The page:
U.S. Attorney General William Barr said Tuesday that communities, where demonstrations against police occur, could face less protection from law enforcement.
Although Barr did not name any specific communities or groups, his speech at the Attorney General’s Award for Distinguished Service in Policing emphasized a need for greater “respect and support” for law enforcement.
“If communities don’t give that support and respect, they might find themselves without the police protection they need,” Barr said.
Barr contrasted Americans’ support for troops returning home from abroad to the lack of similar support given to the men and women in law enforcement: “When police officers roll out of their precincts every morning, there are no crowds along the highway cheering them on and when you go home at the end of the day, there’s no ticker-tape parade.”
Police officers are “fighting an unrelenting, never-ending fight against criminal predators in our society,” said Barr.
Liberal super PAC American Bridge was among the first to condemned Barr’s remarks. A spokesperson told Huffington Post that “Barr’s words are as revealing as they are disturbing” as they are “fragrantly dismissive of the rights of Americans of color” and “disrespectful to countless law enforcement who work hard to support their communities.” Critics say Barr’s comments are a thinly veiled threat directed at Americans who exercise their constitutional right to protest.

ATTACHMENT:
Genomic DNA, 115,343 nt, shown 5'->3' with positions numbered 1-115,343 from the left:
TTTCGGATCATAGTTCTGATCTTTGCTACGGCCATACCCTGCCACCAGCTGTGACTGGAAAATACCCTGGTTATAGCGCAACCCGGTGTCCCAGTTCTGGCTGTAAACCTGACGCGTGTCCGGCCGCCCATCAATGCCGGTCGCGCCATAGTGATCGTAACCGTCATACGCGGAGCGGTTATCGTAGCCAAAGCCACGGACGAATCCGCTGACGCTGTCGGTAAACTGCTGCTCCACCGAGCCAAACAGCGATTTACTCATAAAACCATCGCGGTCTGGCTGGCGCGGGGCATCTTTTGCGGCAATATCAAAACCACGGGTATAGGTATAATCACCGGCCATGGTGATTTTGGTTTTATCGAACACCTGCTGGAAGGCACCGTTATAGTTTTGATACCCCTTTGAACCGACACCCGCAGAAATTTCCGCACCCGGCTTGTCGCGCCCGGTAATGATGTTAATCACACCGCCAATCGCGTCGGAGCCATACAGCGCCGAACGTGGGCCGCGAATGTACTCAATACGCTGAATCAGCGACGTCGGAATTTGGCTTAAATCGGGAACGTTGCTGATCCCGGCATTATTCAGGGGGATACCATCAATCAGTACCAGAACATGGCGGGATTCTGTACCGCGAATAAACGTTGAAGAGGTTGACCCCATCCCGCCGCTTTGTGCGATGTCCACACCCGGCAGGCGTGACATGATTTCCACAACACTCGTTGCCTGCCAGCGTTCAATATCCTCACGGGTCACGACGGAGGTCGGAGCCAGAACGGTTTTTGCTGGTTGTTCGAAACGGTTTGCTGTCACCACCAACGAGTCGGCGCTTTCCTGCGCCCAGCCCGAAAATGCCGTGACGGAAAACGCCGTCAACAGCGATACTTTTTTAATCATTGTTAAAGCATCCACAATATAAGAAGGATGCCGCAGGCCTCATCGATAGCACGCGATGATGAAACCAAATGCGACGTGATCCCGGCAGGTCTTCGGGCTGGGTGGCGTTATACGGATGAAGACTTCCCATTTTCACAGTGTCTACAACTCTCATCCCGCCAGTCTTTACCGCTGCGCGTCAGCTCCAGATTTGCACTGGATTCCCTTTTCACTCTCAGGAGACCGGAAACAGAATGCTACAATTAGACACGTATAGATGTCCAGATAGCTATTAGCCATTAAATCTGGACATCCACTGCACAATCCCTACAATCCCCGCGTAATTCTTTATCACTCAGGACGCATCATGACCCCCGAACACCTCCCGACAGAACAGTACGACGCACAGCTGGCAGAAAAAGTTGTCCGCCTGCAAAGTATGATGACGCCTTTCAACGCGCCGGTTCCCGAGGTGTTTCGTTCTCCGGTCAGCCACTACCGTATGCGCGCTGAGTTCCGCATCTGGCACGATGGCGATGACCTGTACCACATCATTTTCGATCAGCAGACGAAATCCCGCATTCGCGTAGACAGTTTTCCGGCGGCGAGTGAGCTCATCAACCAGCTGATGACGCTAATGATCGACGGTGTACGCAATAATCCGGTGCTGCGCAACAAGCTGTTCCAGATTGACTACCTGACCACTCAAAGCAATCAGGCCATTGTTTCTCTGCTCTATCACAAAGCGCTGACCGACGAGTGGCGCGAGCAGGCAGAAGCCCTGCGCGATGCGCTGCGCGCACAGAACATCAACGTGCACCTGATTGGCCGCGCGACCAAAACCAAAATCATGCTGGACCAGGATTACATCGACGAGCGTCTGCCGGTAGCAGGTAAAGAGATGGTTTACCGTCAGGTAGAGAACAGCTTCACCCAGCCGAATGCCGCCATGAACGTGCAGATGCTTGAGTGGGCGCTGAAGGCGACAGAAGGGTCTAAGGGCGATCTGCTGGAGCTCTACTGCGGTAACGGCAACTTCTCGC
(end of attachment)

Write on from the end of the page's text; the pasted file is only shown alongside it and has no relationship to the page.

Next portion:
In the past, Barr has made his disapproval of police reform activism clear as well as his hardline “zero tolerance” position against crime. He as also been an outspoken critic of what he views as progressive attorneys general who are “demoralizing to law enforcement and dangerous to public safety” by enforcing a policy that sees as hampering police officers’ work.
This generally echoes President Donald Trump’s position as being hard-on-crime. In the past, Trump has said he would like to see the return of the controversial “stop and frisk” program used by police in New York City to be implemented nationwide. The president has also previously said that law enforcement shouldn’t be “too nice” when arresting suspects.